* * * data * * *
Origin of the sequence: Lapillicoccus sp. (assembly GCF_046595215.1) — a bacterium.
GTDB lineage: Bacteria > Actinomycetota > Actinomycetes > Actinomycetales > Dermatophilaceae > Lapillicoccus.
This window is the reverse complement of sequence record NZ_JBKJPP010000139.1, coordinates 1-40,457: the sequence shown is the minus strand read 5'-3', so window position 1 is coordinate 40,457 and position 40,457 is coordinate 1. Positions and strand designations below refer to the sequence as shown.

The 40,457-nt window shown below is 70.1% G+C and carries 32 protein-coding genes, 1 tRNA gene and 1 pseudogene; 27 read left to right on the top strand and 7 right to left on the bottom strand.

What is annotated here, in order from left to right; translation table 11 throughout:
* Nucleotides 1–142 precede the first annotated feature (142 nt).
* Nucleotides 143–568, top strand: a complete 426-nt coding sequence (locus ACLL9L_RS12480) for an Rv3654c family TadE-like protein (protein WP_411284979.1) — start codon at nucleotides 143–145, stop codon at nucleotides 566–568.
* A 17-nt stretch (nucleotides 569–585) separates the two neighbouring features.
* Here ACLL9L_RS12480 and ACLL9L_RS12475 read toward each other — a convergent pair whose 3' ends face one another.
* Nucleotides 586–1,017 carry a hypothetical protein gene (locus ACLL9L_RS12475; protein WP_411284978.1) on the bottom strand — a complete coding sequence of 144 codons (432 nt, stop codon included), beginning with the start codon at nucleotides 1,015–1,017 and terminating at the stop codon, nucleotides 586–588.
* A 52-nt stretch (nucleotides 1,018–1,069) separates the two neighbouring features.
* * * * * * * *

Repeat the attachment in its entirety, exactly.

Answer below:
Origin of the sequence: Lapillicoccus sp. (assembly GCF_046595215.1) — a bacterium.
GTDB lineage: Bacteria > Actinomycetota > Actinomycetes > Actinomycetales > Dermatophilaceae > Lapillicoccus.
This window is the reverse complement of sequence record NZ_JBKJPP010000139.1, coordinates 1-40,457: the sequence shown is the minus strand read 5'-3', so window position 1 is coordinate 40,457 and position 40,457 is coordinate 1. Positions and strand designations below refer to the sequence as shown.

The 40,457-nt window shown below is 70.1% G+C and carries 32 protein-coding genes, 1 tRNA gene and 1 pseudogene; 27 read left to right on the top strand and 7 right to left on the bottom strand.

What is annotated here, in order from left to right; translation table 11 throughout:
* Nucleotides 1–142 precede the first annotated feature (142 nt).
* Nucleotides 143–568, top strand: a complete 426-nt coding sequence (locus ACLL9L_RS12480) for an Rv3654c family TadE-like protein (protein WP_411284979.1) — start codon at nucleotides 143–145, stop codon at nucleotides 566–568.
* A 17-nt stretch (nucleotides 569–585) separates the two neighbouring features.
* Here ACLL9L_RS12480 and ACLL9L_RS12475 read toward each other — a convergent pair whose 3' ends face one another.
* Nucleotides 586–1,017 carry a hypothetical protein gene (locus ACLL9L_RS12475; protein WP_411284978.1) on the bottom strand — a complete coding sequence of 144 codons (432 nt, stop codon included), beginning with the start codon at nucleotides 1,015–1,017 and terminating at the stop codon, nucleotides 586–588.
* A 52-nt stretch (nucleotides 1,018–1,069) separates the two neighbouring features.